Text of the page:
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    Get used to it. It's the way many people do it. I live in a "major" city and I mail-order everything. Easier that way. Just put in the order and a couple days or maybe a week later I have what I want. No ugly traffic and stores that don't have what I want and don't have useable web-sites to check before driving all the way there.

    Hmm... Looks pretty savage. Very short list of PICs there too. And the high price... I don't know much about Velleman or that particular programmer, but I wouldn't buy that thing. Looks like it doesn't do ICSP either, which you WANT.

    EDIT: Looked it up. It is sort of a dev board. But it's a clunker. Get a more modern programmer that will work with MPLAB, which is Microchip's free IDE/assembler development package. The PICkit2 and Junebug (below) do work with it.

    I recommend either a genuine Microchip PICkit 2 or a Blueroom Electronics Junebug, available from Creatron's new Ebay store for $45 kit or $55 assembled.

    I really recommend the Junebug over the PICkit 2, as it comes with a PIC 18F1320 tutor onboard with the programmer. The tutor has switches, potentiometers and an IR detector that you can program for and learn from. And there's lots of Junebug users here to assist you.

    The programmer doesn't run any language that you can use or access. It's a programmer. It programs PICs. It's not a dev board.
     
    Last edited: Dec 13, 2007
  13. shaneshane1

    shaneshane1 New Member

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    :confused: then how do you let it know what you want it to do?

    sorry for the noob additude
     
  14. futz

    futz Active Member

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    You write the program in the language of your choice, compile it and then send it to the programmer, which puts it in the chip (programs it). :D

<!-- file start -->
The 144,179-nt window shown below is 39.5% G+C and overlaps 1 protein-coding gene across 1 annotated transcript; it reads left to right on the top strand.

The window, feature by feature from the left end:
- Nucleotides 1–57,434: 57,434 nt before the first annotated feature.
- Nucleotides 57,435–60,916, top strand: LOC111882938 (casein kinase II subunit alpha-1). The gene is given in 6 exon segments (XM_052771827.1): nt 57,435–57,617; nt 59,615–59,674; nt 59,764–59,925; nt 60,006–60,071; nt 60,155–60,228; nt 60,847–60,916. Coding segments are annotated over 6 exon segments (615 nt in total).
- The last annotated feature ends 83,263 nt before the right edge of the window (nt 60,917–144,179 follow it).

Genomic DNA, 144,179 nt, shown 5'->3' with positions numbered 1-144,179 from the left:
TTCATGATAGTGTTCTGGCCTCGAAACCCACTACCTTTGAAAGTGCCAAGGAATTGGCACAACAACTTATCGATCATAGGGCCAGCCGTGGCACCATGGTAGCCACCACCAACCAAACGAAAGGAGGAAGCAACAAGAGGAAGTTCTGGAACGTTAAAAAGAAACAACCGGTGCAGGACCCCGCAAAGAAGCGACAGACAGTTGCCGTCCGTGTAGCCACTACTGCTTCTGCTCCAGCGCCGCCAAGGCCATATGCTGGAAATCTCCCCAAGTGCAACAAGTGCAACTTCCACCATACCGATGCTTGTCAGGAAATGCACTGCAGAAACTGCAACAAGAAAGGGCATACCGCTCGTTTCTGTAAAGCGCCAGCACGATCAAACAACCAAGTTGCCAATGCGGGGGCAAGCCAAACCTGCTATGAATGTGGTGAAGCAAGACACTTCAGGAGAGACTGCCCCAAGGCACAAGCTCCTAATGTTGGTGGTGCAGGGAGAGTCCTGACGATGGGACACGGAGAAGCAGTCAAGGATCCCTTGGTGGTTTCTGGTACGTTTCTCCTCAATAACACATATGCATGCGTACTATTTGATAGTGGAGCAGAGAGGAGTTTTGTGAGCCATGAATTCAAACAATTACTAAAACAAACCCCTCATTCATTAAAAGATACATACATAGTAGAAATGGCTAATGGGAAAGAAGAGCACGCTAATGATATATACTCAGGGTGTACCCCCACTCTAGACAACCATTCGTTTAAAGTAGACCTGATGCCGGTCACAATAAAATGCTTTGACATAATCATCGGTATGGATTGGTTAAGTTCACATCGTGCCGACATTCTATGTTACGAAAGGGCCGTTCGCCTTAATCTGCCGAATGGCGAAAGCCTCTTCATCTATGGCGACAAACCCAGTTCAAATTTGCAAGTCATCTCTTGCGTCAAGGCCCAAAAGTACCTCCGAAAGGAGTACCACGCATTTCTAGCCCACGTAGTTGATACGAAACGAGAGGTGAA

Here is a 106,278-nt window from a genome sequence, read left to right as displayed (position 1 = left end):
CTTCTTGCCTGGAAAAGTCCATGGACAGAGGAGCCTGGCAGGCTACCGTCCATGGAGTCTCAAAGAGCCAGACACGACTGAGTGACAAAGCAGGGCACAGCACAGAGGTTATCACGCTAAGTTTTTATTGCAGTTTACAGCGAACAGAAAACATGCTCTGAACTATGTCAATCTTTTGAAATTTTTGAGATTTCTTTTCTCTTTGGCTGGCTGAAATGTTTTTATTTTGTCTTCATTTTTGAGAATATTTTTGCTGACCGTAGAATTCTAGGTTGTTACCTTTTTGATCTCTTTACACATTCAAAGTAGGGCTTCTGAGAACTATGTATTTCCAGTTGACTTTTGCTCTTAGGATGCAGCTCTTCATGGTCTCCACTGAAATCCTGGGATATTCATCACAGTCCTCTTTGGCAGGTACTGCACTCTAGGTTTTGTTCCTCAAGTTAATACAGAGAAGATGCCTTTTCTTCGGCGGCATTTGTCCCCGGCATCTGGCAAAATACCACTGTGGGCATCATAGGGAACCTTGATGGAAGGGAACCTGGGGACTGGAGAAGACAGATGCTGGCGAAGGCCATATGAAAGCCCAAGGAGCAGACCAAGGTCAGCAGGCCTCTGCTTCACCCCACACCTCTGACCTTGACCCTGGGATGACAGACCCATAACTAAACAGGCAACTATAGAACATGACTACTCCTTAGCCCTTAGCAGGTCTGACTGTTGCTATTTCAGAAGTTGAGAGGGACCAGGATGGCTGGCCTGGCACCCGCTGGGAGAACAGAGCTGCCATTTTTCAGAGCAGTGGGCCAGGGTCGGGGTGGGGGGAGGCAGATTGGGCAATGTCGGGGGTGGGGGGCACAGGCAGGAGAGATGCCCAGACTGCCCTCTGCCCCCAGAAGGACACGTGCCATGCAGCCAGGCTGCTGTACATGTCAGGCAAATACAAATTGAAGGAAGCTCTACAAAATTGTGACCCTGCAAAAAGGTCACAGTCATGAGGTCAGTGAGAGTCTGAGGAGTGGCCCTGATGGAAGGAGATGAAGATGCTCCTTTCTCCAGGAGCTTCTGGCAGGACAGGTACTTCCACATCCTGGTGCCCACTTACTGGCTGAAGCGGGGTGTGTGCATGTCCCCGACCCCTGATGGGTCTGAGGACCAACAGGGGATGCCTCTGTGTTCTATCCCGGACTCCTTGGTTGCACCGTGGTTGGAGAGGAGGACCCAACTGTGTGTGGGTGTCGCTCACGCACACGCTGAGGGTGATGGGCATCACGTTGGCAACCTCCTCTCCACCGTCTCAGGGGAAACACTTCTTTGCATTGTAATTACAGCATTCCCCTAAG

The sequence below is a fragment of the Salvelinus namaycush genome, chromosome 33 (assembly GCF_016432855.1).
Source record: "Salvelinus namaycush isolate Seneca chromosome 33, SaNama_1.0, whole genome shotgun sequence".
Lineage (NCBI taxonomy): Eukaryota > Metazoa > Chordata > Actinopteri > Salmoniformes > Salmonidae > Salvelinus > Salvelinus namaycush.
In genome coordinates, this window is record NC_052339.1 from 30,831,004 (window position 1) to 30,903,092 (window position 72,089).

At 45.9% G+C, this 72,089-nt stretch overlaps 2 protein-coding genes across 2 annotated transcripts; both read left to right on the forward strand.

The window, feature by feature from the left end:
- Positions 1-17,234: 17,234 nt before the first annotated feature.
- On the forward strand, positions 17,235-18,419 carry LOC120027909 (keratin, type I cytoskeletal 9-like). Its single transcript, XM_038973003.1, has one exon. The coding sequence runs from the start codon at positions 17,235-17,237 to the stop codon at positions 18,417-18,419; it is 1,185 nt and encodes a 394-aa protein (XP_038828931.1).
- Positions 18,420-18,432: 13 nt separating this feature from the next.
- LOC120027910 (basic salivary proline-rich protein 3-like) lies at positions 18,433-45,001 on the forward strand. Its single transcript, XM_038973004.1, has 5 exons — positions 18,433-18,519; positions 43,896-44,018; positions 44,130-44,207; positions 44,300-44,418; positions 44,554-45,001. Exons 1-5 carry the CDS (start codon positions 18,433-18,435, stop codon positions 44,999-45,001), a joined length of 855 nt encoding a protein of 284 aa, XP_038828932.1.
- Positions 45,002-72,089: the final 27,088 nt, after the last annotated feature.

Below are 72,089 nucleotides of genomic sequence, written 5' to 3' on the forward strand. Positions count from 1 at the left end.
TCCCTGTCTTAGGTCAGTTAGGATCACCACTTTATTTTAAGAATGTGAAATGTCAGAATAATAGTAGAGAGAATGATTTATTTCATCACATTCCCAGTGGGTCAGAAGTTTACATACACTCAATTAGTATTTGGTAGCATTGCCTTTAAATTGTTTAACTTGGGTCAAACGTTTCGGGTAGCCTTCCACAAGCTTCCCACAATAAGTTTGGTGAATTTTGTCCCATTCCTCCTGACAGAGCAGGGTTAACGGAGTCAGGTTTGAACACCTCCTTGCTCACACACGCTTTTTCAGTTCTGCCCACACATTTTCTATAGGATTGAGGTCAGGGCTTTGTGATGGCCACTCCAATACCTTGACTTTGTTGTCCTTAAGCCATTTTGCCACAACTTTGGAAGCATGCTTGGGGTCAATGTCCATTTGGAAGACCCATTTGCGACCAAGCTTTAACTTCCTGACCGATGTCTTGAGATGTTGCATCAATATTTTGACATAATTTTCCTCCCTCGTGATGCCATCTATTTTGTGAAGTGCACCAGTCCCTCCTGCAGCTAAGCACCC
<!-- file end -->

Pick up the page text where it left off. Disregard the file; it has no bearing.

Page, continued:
15. kchriste

    kchriste New Member Forum Supporter

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    To clarify Futz's comment, you give the programmer the *.HEX file created by whatever PIC compiler or assembler you are using. The PIC only understands machine code which the HEX file contains.
     
  16. futz

    futz Active Member

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    Thanks kchriste.

    Hey shaneshane1, if you've never programmed before and never done microcontrollers before, and you're mail-ordering anyway, that Picaxe kit might be a much kinder, gentler intro to all this technology. You can always move up to the "real thing" after you have a handle on the basic concepts.

    I started with a Basic Stamp 2 (like a mega-expensive Picaxe) many years ago. It taught me a lot.

    I actually just ordered a Picaxe chip (18X), just to see what they're like.
     
    Last edited: Dec 13, 2007
  17. shaneshane1

    shaneshane1 New Member

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  18. futz

    futz Active Member

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    If I was in your place, I would go here and order the AXE002/030U --- PICAXE-18A Starter Pack - USB.

    Get your feet wet. See if this hobby is "for you". If you become a rabid enthusiast, you'll soon be wanting more speed and more power and more peripherals. If you lose interest you're not out too much $$.

    You can do a lot with that chip, some components (LEDs, transistors, LCD's, you name it), a solderless breadboard and some wire.

    Have fun! :D
     
  19. shaneshane1

    shaneshane1 New Member

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    futz

    what are the odds that that places po box is about 20mins from my house, that sounds like what i will do, i will get that soon, thanks for the help, and will i need anything else when i get it? do i write in BASIC or what?
     
  20. futz

    futz Active Member

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    Looks like the kit is fairly complete. Like I just said, you'll (at least eventually) want 22-24 gauge wire, a breadboard, various components - stuff like that.

    Yes, you program the thing in BASIC. The software (PC side) is free. You just download it and install. Write your program and program it to the chip. Your first program (like all newbs) will be to blink an LED.

    Keep at it for a few days/weeks and next thing you know you'll be building a robot so your chip can drive around the house, bangin into things (or not, if you program it right). :D
     
  21. shaneshane1

    shaneshane1 New Member

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    thanks for all the help, i have 22-44 guage wire and breadboard, and inuf electronics experiance using IC'S and all the rest that goes with it

    so i think its time for me to step it up a bit

    once again thanks for all the help